The crushed grapes with sugar and yeast added spent 5 days in a bucket, letting the grape skins infuse colour into the juice. We squeezed the grapes and filtered the liquid into a sterilised demijohn, adding more sugar. The spent grape skins were put in the compost. The liquid continues to bubble as the sediment drops out in the fermentation process.
That title is written slightly tongue in cheek, as our venture into wine making is very much in it’s infancy, although we made wine from grapes in another garden over twenty years ago. In 2017 we bought wood to make a pergola, this would help support a shade for where we have a seating area and create height. We enjoy dining al fresco especially in the summer when the family visits. That year we bought two vines, firstly a cabernet sauvignon grape and secondly a semillon white grape vine, we planted them near to the sunniest side of the frame. This is the third year the semillon has provided a few bunches of small sweet white grapes, the other vine has grown up and over the pergola, but this is the first year of grapes.
We realised that the wasps were being attracted to the ripe fruit so decided we should pick the grapes. We collected them in a bucket, they weighed over 4kilos.
In the kitchen we picked the grapes off stems, quite a sticky job, we also removed the spiders and other bugs, we then crushed the grapes, mostly between our hands, which was quite satisfying. We have ordered a wine making book from the library, which should arrive soon, we have left the skins because we would prefer a red wine. We think we will have enough for 1 demijohn.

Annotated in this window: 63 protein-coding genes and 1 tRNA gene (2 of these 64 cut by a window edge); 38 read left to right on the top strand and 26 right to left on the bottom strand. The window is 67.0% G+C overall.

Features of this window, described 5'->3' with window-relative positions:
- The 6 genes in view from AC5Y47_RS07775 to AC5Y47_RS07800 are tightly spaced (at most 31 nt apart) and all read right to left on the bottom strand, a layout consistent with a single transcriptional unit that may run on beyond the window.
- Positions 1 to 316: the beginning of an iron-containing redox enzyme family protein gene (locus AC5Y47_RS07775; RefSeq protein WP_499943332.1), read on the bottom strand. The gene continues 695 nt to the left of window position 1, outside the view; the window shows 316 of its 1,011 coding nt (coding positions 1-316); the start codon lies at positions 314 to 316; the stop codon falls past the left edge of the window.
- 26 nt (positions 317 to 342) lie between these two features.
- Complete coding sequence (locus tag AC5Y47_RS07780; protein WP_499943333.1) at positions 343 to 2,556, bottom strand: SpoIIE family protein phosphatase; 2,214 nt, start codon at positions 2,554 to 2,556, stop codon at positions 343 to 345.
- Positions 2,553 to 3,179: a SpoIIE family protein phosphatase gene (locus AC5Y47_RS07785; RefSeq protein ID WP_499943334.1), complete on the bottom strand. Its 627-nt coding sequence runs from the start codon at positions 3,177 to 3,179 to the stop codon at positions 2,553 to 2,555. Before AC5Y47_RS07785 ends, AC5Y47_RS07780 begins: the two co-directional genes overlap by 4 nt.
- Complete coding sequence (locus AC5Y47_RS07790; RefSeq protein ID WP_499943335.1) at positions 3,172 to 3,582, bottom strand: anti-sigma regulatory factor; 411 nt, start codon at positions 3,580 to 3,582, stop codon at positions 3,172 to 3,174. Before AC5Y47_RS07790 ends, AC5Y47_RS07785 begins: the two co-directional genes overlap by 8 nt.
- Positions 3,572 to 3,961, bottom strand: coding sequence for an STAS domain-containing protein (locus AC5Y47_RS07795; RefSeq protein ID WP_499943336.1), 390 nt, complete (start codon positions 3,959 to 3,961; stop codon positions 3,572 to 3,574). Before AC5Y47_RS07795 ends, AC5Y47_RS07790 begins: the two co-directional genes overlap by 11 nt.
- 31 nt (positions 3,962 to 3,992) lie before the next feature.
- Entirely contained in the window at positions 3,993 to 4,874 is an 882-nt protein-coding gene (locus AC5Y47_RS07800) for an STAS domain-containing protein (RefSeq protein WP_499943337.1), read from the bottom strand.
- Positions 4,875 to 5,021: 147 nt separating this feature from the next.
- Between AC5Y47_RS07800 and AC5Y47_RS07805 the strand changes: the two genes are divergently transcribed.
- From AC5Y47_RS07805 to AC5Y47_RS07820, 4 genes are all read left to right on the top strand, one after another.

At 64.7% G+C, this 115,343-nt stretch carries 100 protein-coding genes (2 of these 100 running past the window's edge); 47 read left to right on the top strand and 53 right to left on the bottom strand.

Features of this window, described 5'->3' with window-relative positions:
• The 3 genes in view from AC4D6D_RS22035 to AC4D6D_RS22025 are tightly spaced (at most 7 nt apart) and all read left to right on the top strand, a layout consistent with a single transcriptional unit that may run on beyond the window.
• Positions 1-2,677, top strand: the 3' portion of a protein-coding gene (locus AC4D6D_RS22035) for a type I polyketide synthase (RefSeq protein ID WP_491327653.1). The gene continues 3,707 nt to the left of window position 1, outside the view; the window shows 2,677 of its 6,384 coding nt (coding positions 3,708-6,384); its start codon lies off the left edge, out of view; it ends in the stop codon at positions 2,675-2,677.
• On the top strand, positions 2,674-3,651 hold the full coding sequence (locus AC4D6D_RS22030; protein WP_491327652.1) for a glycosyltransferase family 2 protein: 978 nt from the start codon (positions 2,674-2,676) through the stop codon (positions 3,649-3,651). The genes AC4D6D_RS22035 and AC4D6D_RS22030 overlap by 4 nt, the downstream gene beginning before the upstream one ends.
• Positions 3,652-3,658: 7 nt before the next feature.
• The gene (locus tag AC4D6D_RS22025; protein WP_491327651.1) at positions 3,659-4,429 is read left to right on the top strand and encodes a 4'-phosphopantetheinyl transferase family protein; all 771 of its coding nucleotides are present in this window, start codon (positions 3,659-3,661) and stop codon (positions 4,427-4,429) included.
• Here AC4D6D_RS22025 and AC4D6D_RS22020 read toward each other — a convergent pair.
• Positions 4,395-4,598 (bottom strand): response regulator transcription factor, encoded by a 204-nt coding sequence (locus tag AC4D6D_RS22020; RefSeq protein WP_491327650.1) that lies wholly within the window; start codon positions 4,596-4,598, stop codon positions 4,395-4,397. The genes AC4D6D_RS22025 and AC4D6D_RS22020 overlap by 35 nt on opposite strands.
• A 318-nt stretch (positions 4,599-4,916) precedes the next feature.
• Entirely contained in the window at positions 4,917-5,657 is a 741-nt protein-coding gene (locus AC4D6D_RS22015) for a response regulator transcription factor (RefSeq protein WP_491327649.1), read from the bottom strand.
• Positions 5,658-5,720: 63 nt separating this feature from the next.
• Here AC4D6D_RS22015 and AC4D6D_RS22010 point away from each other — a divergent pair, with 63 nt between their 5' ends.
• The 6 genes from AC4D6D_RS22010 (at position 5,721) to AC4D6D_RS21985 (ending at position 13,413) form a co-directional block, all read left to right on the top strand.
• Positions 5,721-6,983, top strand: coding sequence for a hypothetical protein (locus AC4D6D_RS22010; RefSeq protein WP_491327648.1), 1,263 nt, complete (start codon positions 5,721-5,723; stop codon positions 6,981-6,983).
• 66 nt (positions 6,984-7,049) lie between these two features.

We have just returned from a trip to the Lake District. We have stayed at the Fish Inn Buttermere a few times over the last forty years. We love the homely style and welcome of the hotel, the food and drinks, especially beer are exceptional. It is quite remote, yet many people endure the narrow mountain roads daily to enjoy the experience of climbing the fells, walking around the lakes or the homemade icecream and other tasty food.
We arrived later than expected after closure and long delays on the motorway. We had hoped to walk around Buttermere Lake that evening but arrived too late. So we got up around 6.30am the next morning, so that we could complete the walk before breakfast. It was fine and not cold as we strolled along the path, the water lapping the shore, it was very relaxing. Later that day, rain was forecast so we drove into Keswick, so busy in the crowds. We then visited a relative in Penrith arriving back at Buttermere to a fine evening. The next day dawned mild and clear as we set off up to High Snockrigg, a hill we hadn’t climbed before, quite steep, after two hours we reached the summit, not tempted to carry on up further to Robinson Fell, which seemed a climb too far, for our already aching legs. Down wasn’t that easy as underfoot was loose gravel, running water, rocks and steep drops. Amazing views made it totally worth it.
Our final full day dawned and after another wonderful breakfast we set off around Crummock water, the evidence of a very stiff breeze confirmed our decision to do little climbing. We enjoyed the over 8 mile walk around the lake. We did drive into Cockermouth in the afternoon, where we had a look around the shops and shared a pot of tea. We especially enjoyed our steak dinner back at the Inn that evening. Heading back to Stourbridge the next day.